King Lear: Character Introduction
Childlike, passionate, cruel, kind, unlikable, and sympathetic Lear is one of Shakespeare's most complex characters and portraying him remains a tremendous challenge to any actor. The noted Shakespearean scholar, William Hazlitt, eloquently elaborated on Lear's many dimensions:
The character of Lear itself is very finely conceived for the purpose. It is the only ground on which such a story could be built with the greatest truth and effect. It is his rash haste, his violent impetuosity, his blindness to every thing but the dictates of his passions or affections, that produces all his misfortunes, that aggravates his impatience of them, that enforces our pity for him...The greatness of Lear is not in corporal dimension, but in intellectual; the explosions of his passions are terrible as a volcano: they are storms turning up and disclosing to the bottom that rich sea, his mind, with all its vast riches. It is his mind which is laid bare. (Characters of Shakespeare's Plays, 1817)
Please click here for a detailed examination of Lear's character and insanity.
As the honorable and beloved daughter of King Lear, Cordelia ranks among Shakespeare's finest heroines. Although Cordelia's role in the play is minor (appearing on stage only in the first and final act), she is ever-present in the minds of readers as the symbol of virtue and mercy, in stark contrast to her sisters, Goneril and Regan. Please click here for more on Cordelia.
Regan and Goneril
King Lear's two monstrous daughters, Goneril and Regan, are archetype villains from the onset of the play, and, although they serve well their purpose, they are not as developed as other Shakespearean scoundrels, such as Lady Macbeth. Please click here for an in-depth look at Regan and Goneril.
Kent, King Lear's loyal and selfless companion, is one of Shakespeare's most cherished creations. "Kent is, perhaps, the nearest to perfect goodness in all Shakespeare's characters, and yet the most individualized." (Complete Works of Samuel Coleridge, Vol. IV, edited by W.G.T. Shedd, Harper and Bros., New York: 1884, pp. 138).
Edgar, the banished son of Gloucester and brother to the villain Edmund, is the primary character in the sub-plot of King Lear. The dutiful Edgar is much like Cordelia and suffers throughout the play due to his father's transgressions. Unlike Cordelia, however, Edgar remains alive at the end of the drama, and becomes King of Britain.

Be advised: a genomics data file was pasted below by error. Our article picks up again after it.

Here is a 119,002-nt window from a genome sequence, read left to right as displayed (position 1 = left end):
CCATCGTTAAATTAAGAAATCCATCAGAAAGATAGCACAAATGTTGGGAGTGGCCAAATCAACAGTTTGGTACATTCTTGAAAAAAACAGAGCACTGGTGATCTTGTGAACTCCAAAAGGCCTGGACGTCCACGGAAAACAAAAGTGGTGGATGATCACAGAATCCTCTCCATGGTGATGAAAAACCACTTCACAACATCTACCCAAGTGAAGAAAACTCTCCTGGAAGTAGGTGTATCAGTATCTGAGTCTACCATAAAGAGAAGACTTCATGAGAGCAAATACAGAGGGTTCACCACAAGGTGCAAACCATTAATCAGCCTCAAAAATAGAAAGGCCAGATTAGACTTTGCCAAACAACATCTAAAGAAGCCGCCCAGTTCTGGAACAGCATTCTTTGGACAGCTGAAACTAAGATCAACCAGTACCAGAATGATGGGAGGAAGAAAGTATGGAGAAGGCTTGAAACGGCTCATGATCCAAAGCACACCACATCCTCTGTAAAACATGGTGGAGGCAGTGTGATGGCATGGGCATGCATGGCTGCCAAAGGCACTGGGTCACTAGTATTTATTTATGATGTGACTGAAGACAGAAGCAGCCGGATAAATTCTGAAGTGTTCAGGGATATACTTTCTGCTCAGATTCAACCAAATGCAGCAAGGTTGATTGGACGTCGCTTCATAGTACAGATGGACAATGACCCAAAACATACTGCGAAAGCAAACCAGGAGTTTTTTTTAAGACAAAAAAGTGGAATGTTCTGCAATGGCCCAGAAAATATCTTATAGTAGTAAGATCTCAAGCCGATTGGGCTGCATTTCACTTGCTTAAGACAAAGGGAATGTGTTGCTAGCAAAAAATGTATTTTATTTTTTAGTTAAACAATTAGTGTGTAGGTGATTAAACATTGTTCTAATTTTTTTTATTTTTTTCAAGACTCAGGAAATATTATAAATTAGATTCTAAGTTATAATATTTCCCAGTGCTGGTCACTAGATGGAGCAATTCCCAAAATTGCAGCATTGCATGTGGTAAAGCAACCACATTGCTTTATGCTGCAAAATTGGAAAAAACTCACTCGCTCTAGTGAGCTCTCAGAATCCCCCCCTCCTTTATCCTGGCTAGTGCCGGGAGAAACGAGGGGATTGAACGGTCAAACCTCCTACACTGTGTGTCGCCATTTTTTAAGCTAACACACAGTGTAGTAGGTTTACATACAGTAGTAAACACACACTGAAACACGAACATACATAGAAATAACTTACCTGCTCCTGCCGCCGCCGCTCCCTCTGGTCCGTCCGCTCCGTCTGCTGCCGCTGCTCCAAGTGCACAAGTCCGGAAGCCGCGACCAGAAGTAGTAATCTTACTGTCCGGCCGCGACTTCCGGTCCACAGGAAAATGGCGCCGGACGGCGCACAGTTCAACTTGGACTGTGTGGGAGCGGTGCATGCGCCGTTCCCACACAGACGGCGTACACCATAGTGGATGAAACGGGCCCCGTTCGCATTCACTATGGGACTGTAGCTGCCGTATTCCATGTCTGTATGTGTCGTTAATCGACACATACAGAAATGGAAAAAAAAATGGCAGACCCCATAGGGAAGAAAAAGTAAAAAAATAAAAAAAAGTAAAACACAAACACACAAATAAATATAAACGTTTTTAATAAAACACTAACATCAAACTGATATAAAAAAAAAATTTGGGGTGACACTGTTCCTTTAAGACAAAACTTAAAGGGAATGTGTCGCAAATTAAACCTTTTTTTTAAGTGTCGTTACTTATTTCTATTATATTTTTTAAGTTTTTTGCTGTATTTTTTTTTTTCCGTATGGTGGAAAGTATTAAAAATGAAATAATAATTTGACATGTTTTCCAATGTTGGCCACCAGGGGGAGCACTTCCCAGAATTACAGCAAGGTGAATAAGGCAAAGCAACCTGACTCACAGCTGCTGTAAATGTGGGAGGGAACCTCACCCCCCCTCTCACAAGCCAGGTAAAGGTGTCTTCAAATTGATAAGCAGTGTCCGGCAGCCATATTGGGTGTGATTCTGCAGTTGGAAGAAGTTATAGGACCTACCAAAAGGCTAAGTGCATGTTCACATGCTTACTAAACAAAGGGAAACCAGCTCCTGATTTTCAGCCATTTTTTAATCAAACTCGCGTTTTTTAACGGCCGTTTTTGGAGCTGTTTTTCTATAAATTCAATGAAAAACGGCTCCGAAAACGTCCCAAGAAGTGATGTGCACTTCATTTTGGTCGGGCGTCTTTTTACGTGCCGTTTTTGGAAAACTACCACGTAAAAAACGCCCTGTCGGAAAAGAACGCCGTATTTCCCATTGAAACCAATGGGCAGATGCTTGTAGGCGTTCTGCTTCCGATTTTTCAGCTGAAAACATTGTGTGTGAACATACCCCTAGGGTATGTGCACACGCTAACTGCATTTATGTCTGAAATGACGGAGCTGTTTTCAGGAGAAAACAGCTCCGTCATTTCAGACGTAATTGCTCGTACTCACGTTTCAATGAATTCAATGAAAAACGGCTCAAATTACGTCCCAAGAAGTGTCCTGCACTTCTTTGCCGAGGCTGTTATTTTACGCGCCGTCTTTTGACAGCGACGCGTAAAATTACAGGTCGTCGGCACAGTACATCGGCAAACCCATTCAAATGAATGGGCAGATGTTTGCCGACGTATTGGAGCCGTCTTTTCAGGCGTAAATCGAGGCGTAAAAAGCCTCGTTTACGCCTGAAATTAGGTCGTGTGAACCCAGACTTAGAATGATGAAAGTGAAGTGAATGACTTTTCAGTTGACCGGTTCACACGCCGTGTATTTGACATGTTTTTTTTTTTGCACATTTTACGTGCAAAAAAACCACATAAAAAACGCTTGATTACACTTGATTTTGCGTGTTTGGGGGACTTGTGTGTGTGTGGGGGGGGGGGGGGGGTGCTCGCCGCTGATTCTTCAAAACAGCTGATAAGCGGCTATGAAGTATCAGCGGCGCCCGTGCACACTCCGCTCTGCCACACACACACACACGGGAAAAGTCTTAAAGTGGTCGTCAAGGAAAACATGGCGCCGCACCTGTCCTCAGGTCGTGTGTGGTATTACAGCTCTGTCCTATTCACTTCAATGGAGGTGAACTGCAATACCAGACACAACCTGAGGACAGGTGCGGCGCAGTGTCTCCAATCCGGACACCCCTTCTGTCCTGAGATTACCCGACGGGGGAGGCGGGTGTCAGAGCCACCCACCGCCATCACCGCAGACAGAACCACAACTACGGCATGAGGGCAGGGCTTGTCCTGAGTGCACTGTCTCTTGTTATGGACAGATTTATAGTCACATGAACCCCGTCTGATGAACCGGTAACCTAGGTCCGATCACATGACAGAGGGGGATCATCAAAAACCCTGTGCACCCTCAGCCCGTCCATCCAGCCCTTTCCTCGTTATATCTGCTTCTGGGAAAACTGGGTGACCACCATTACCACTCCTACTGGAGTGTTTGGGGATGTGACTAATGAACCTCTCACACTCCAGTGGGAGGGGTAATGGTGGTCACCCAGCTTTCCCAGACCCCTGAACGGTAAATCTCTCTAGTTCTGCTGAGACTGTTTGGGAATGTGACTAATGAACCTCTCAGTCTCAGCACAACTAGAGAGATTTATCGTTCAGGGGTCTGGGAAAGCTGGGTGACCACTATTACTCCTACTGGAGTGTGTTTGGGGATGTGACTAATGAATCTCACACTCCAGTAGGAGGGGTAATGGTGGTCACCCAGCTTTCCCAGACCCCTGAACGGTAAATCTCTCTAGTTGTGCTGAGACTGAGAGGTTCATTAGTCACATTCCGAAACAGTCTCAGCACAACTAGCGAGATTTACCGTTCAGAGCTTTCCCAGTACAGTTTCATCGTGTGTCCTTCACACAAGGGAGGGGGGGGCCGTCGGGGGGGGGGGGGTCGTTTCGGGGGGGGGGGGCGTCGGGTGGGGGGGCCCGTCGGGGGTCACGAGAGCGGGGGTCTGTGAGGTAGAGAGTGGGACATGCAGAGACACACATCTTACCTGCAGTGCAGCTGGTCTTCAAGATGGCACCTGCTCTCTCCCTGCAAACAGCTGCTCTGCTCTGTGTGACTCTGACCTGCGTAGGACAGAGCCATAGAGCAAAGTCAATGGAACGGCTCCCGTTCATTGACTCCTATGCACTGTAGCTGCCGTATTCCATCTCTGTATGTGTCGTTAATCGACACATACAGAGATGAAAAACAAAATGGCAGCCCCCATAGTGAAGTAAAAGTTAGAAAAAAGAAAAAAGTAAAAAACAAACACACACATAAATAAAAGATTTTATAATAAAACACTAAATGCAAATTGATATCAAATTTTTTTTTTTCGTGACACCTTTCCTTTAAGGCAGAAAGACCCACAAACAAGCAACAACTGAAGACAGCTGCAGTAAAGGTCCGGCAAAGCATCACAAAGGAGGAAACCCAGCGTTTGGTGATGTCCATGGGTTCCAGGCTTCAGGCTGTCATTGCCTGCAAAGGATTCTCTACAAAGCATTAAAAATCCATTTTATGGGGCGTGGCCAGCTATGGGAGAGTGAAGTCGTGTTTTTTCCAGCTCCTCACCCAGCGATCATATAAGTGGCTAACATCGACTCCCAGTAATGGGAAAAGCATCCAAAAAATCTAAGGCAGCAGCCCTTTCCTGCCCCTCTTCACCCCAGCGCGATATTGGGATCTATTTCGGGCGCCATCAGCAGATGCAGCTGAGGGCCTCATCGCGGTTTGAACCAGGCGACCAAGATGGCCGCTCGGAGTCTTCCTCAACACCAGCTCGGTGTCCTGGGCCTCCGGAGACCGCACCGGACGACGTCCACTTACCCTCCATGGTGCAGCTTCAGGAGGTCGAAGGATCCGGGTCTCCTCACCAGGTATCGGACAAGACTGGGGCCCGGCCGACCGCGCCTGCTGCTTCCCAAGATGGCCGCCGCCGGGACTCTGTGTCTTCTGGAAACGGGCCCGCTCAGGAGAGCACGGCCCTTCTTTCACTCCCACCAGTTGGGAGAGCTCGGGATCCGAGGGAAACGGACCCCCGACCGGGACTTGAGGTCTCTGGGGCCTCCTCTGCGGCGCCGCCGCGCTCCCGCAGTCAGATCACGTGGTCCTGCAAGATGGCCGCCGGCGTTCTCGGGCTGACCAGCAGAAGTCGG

Edmund is the illegitimate son of Gloucester. Bitter, bold and wicked, Edmund plots against Edgar and joins forces with the villainous sisters Goneril and Regan. Please click here for a detailed examination of Edgar's character and motivations.
How to cite this article:
Mabillard, Amanda. King Lear Character Introduction. Shakespeare Online. 20 Aug. 2000. < http://www.shakespeare-online.com/plays/kinglear/kinglearcharacters.html >.
King Lear Overview
King Lear: Analysis by Act and Scene
Aesthetic and Textual Examination Questions on King Lear
Blank Verse in King Lear
King Lear Lecture Notes and Study Topics
The First Publication of King Lear
The Fool in King Lear and his Function in the Play
The Shakespeare Sisterhood: Cordelia
The Condition of Lear's Mind
Goneril: Physically, Intellectually, and Morally
Difficult Passages in King Lear
Scene-by-Scene Questions on King Lear with Answers
King Lear Summary
King Lear Essay Topics
Sources for King Lear
Representations of Nature in Shakespeare's King Lear
King Lear: FAQ
Famous Quotations from King Lear
Pronouncing Shakespearean Names
Shakespeare's Metaphors and Similes
Shakespeare's Reputation in Elizabethan England
Shakespeare's Impact on Other Writers
Why Study Shakespeare?
What is Tragic Irony?
Characteristics of Elizabethan Drama
Shakespeare Quotations (by Theme and Play)